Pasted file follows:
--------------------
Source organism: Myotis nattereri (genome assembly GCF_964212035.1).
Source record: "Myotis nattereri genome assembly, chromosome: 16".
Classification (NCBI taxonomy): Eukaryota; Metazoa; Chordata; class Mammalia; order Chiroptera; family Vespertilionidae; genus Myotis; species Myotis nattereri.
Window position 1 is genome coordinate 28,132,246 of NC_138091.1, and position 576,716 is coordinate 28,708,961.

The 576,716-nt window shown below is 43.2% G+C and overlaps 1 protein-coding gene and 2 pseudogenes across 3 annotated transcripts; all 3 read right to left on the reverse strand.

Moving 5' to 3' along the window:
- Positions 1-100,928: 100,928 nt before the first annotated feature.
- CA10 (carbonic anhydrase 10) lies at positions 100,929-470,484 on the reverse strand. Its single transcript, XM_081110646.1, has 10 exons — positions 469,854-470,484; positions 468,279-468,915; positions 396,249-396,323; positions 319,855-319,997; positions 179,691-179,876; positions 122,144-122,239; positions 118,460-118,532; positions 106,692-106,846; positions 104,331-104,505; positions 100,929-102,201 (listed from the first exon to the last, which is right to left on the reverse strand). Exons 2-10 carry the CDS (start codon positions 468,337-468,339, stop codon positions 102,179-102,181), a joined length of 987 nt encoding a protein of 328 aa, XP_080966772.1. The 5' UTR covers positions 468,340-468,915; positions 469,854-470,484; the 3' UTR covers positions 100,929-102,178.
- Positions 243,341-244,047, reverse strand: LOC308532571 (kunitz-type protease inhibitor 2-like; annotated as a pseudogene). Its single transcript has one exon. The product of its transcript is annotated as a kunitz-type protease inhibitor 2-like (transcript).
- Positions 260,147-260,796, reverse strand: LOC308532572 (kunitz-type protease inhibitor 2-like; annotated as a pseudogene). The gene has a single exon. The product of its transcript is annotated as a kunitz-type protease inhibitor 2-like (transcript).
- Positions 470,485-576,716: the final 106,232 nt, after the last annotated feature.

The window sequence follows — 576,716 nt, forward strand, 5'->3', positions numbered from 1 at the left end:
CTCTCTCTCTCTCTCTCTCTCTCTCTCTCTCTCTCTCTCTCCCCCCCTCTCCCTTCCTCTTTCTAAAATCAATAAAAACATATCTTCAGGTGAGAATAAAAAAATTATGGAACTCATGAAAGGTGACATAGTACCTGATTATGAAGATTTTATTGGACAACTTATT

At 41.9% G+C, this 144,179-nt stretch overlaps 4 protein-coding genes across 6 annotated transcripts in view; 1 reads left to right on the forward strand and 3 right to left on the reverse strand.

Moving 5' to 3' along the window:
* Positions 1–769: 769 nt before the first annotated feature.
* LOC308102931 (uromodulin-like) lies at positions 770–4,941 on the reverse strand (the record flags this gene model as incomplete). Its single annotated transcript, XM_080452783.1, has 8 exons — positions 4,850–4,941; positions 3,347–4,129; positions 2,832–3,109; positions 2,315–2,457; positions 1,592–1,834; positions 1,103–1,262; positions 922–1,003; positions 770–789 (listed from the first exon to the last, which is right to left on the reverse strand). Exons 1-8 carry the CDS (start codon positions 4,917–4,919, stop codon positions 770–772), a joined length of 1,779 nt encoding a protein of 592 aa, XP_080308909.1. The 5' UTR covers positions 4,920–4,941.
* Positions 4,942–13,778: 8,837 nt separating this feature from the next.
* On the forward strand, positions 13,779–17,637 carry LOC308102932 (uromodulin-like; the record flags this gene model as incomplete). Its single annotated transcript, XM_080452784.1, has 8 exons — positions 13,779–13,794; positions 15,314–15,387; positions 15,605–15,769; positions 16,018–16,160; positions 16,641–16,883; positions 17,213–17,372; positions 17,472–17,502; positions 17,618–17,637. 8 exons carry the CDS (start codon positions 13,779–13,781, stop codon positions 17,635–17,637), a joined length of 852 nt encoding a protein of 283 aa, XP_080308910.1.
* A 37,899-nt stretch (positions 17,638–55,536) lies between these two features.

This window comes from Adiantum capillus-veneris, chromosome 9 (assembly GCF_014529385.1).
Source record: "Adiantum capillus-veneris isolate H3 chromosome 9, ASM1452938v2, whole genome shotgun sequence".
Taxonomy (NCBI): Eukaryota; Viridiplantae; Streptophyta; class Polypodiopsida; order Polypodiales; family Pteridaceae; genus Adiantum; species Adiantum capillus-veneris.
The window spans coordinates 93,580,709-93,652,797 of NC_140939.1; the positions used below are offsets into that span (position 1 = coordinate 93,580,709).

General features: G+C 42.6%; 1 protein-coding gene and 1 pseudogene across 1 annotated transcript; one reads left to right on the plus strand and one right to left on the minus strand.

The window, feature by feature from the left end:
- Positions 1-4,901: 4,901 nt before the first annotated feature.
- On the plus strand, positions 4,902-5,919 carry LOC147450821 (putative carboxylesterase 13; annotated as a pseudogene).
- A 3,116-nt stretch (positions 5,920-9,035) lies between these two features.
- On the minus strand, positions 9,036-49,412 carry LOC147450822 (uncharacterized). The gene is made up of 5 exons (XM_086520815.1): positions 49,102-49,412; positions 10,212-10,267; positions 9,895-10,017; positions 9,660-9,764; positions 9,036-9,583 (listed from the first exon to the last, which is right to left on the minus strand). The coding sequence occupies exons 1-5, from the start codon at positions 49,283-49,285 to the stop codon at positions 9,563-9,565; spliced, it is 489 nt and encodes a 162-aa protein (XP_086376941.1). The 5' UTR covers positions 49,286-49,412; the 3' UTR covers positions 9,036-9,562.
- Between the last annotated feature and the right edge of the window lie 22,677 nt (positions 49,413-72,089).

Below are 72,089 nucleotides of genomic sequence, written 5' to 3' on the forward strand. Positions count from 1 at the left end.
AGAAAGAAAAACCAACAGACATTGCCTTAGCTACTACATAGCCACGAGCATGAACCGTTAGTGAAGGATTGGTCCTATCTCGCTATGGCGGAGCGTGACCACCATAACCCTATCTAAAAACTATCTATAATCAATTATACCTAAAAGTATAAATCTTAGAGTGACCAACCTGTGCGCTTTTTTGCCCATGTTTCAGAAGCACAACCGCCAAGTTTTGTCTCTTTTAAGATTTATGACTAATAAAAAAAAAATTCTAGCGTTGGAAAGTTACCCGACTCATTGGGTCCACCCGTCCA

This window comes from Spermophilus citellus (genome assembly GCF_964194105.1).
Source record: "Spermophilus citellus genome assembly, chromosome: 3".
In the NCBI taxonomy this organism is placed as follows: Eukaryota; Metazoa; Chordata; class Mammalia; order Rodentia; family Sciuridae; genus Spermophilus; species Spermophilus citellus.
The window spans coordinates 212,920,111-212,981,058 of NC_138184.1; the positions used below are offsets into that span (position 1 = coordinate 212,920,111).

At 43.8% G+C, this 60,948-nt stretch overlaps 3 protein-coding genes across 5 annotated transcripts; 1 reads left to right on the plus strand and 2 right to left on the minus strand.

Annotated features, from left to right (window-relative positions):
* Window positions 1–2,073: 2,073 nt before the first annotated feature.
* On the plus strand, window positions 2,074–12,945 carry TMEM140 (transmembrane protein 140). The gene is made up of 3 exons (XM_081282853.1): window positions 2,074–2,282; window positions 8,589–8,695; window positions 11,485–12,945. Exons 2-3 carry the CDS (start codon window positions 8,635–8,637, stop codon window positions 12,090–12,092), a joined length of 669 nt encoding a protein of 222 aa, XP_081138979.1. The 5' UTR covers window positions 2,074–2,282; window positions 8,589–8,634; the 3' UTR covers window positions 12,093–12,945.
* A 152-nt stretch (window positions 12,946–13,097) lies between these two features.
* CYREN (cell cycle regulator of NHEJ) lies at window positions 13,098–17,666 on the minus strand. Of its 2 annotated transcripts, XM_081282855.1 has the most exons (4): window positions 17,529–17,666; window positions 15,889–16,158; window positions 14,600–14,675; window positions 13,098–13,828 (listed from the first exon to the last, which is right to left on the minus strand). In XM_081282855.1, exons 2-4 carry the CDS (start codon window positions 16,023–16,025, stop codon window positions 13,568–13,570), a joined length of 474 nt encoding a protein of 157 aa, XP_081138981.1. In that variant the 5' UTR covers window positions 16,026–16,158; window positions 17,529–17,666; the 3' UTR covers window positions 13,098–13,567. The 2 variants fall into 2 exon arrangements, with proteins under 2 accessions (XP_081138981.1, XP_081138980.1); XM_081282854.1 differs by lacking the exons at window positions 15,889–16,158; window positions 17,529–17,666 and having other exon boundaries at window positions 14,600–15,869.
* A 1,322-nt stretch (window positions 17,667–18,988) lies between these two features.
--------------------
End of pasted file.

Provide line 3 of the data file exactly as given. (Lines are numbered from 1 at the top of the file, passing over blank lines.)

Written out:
Classification (NCBI taxonomy): Eukaryota; Metazoa; Chordata; class Mammalia; order Chiroptera; family Vespertilionidae; genus Myotis; species Myotis nattereri.